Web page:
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gently about it. They were as silent, however, as
the men.

"I know all, I know all," said the last comer.
"Be a brave man, my Gaspard! It is better
for the poor little plaything to die so, than to
live. It has died in a moment without pain.
Could it have lived an hour as happily?"

"You are a philosopher, you there," said the
Marquis, smiling. "How do they call you?"

"They call me Defarge."

"Of what trade?"

"Monsieur the Marquis, vendor of wine."

"Pick up that, philosopher and vendor of
wine," said the Marquis, throwing him another
gold coin, "and spend it as you will. The
horses there; are they right?"

Without deigning to look at the assemblage
a second time, Monsieur the Marquis leaned back
in his seat, and was just being driven away with
the air of a gentleman who had accidentally
broken some common thing, and had paid for it,
and could afford to pay for it; when his ease
was suddenly disturbed by a coin flying into
his carriage and ringing on its floor.

"Hold!" said Monsieur the Marquis. "Hold
the horses! Who threw that?"

He looked to the spot where Defarge the
vendor of wine had stood, a moment before; but
the wretched father was grovelling on his face
on the pavement in that spot, and the figure that
stood beside him was the figure of a dark stout
woman, knitting.

"You dogs!" said the Marquis, but smoothly,
and with an unchanged front, except as to
the spots on his nose: "I would ride over
any of you very willingly, and exterminate you
from the earth. If I knew which rascal threw at
the carriage, and if that brigand were sufficiently
near it, he should be crushed under the

So cowed was their condition, and so long and
so hard their experience of what such a man
could do to them, within the law and beyond it,
that not a voice, or a hand, or even an eye, was
raised. Among the men, not one. But, the
woman who stood knitting looked up steadily,
and looked the Marquis in the face. It was not
for his dignity to notice it; his contemptuous
eyes passed over her, and over all the other
rats; and he leaned back in his seat again, and
gave the word "Go on!"

He was driven on, and other carriages came
whirling by in quick succession; the Minister, the
State-Projector, the Farmer-General, the Doctor,
the Lawyer, the Ecclesiastic, the Grand Opera,
the Comedy, the whole Fancy Ball in a bright
continuous flow, came whirling by. The rats
had crept out of their holes to look on, and they
remained looking on for hours; soldiers and
police often passing between them and the
spectacle, and making a barrier behind which
they slunk, and through which they peeped.
The father had long ago taken up his bundle and
hidden himself away with it, when the women
who had tended the bundle while it lay on the
base of the fountain, sat there watching the
running of the water and the rolling of the Fancy
Ballwhen the one woman who had stood
conspicuous, knitting, still knitted on with the
steadfastness of Fate. The water of the fountain
ran, the swift river ran, the day ran into
evening, so much life in the city ran into death
according to rule, time and tide waited for no
man, the rats were sleeping close together in
their dark holes again, the Fancy Ball was
lighted up at supper, all things ran their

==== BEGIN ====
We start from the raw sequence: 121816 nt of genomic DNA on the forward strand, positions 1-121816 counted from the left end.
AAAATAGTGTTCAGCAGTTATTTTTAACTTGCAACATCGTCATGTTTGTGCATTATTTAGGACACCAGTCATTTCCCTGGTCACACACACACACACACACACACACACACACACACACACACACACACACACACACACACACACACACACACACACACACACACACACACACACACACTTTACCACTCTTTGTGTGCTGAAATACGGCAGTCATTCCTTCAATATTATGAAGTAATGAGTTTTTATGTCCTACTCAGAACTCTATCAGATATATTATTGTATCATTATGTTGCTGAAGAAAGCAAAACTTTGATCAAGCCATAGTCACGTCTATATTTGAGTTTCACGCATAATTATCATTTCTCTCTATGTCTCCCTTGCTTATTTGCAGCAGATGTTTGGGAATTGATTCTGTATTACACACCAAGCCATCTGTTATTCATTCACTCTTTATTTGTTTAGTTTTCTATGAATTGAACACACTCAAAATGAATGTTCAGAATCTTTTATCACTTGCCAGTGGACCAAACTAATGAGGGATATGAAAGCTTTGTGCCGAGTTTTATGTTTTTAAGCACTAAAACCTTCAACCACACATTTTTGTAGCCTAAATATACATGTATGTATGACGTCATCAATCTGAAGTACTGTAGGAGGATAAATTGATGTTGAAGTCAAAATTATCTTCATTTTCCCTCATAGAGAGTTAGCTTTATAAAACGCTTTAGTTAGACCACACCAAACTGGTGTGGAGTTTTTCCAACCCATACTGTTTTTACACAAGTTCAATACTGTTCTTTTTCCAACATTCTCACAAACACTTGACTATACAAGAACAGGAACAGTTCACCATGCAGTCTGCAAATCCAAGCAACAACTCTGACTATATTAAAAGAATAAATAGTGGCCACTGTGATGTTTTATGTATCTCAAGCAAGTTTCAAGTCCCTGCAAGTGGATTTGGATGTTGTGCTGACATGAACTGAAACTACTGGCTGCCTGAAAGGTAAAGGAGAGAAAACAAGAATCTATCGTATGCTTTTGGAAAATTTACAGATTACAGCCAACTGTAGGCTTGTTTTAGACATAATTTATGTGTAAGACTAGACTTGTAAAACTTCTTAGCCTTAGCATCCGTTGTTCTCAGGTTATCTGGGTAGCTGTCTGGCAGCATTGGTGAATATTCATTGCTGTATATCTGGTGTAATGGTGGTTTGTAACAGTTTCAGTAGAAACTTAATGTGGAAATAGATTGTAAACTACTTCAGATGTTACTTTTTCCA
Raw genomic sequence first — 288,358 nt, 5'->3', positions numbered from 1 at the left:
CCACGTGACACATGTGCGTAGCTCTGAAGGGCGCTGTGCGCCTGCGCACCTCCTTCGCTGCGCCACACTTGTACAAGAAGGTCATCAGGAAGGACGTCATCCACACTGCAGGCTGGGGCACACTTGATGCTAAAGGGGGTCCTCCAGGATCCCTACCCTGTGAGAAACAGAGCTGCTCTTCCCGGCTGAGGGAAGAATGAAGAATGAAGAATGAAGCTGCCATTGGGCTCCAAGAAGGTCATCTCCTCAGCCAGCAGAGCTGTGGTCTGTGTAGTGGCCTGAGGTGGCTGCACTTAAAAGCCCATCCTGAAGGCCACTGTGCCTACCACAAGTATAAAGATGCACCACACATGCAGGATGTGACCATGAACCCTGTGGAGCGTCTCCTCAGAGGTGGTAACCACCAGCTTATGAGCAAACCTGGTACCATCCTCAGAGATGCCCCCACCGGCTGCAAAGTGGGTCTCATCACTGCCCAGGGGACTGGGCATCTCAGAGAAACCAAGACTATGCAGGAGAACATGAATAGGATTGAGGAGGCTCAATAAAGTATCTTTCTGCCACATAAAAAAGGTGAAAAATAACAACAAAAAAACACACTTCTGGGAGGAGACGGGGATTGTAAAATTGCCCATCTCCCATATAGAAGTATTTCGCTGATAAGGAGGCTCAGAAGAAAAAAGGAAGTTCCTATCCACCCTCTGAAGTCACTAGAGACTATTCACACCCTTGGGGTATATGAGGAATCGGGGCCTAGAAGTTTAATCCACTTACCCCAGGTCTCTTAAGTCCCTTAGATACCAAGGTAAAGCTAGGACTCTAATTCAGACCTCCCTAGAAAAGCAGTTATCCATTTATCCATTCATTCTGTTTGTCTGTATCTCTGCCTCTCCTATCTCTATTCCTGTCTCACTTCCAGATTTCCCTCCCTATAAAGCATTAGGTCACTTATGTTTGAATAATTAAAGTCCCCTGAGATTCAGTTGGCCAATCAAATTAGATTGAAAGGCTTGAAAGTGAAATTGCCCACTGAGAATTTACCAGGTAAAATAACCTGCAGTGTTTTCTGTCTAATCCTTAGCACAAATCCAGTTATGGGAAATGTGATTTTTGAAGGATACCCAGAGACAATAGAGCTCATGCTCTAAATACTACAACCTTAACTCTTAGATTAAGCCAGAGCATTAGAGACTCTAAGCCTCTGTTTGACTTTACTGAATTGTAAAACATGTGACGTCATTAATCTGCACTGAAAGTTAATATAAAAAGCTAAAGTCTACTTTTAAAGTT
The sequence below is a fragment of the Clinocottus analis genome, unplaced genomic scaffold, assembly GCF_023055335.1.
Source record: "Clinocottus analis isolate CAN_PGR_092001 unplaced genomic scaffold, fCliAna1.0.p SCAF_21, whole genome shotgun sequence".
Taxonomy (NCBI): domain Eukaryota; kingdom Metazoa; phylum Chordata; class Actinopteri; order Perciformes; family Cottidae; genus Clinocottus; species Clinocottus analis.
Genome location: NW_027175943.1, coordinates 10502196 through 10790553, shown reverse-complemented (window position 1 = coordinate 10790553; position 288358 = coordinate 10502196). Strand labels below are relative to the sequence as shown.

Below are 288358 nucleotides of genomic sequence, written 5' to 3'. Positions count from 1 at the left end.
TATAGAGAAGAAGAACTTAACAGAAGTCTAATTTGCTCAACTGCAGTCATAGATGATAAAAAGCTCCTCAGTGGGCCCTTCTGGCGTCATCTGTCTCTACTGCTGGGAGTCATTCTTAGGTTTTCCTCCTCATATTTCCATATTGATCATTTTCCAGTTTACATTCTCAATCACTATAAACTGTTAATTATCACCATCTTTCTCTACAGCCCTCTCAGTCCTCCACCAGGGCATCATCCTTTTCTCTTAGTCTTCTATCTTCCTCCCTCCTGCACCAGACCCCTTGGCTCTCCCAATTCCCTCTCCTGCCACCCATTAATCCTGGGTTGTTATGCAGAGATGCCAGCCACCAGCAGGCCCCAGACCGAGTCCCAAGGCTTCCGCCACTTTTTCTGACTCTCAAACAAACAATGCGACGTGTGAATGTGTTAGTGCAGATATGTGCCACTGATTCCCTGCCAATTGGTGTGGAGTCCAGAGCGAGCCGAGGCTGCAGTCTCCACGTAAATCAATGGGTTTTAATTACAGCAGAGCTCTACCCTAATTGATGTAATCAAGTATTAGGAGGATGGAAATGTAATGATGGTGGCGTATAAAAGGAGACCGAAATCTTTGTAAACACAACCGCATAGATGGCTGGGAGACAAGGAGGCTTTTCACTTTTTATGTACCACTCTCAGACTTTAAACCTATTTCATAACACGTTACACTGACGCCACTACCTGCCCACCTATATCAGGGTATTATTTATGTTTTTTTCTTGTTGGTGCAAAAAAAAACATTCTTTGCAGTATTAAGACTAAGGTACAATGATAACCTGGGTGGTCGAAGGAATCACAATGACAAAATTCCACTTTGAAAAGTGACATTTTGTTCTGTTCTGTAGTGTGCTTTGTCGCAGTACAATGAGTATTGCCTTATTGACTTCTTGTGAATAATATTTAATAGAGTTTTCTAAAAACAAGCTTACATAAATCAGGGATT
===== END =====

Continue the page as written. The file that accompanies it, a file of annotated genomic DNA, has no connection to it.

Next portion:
A BEAUTIFUL landscape, with the corn bright in
it but not abundant. Patches of poor rye where
corn should have been, patches of poor peas and
beans, patches of most coarse vegetable substitutes
for wheat. On inanimate nature, as on
the men and women who cultivated it, a prevalent
tendency towards an appearance of
vegetating unwillinglya dejected disposition to
give up, and wither away.

Monsieur the Marquis in his travelling carriage
(which might have been lighter), conducted by
four post-horses and two postilions, fagged up a
steep hill. A blush on the countenance of Monsieur
the Marquis was no impeachment of his
high breeding; it was not from within; it was
occasioned by an external circumstance beyond
his controlthe setting sun.

The sunset struck so brilliantly into the travelling
carriage when it gained the hill-top, that
its occupant was steeped in crimson. "It will
die out," said Monsieur the Marquis, glancing at
his hands, "directly."

ln effect, the sun was so low that it dipped at
the moment. When the heavy drag had been
adjusted to the wheel, and the carriage slid down
hill, with a cinderous smell, in a cloud of dust, the
red glow departed quickly; the sun and the
Marquis going down together, there was no glow
left when the drag was taken off.

But, there remained a broken country, bold and
open, a little village at the bottom of the hill, a
broad sweep and rise beyond it, a church-tower,
a windmill, a forest for the chase, and a crag
with a fortress on it used as a prison. Round
upon all these darkening objects as the night
drew on, the Marquis looked, with the air of one
who was coming near home.

The village had its one poor street, with its
poor brewery, poor tannery, poor tavern, poor
stable-yard for relays of post-horses, poor fountain,
all usual poor appointments. It had its
poor people too. All its people were poor, and
many of them were sitting at their doors,
shredding spare onions and the like for supper,
while many were at the fountain, washing leaves,
and grasses, and any such small yieldings of the
earth that could be eaten. Expressive signs of
what made them poor, were not wanting; the
tax for the state, the tax for the church, the tax
for the lord, tax local and tax general, were to
be paid here and to be paid there, according to
solemn inscription in the little village, until the
wonder was, that there was any village left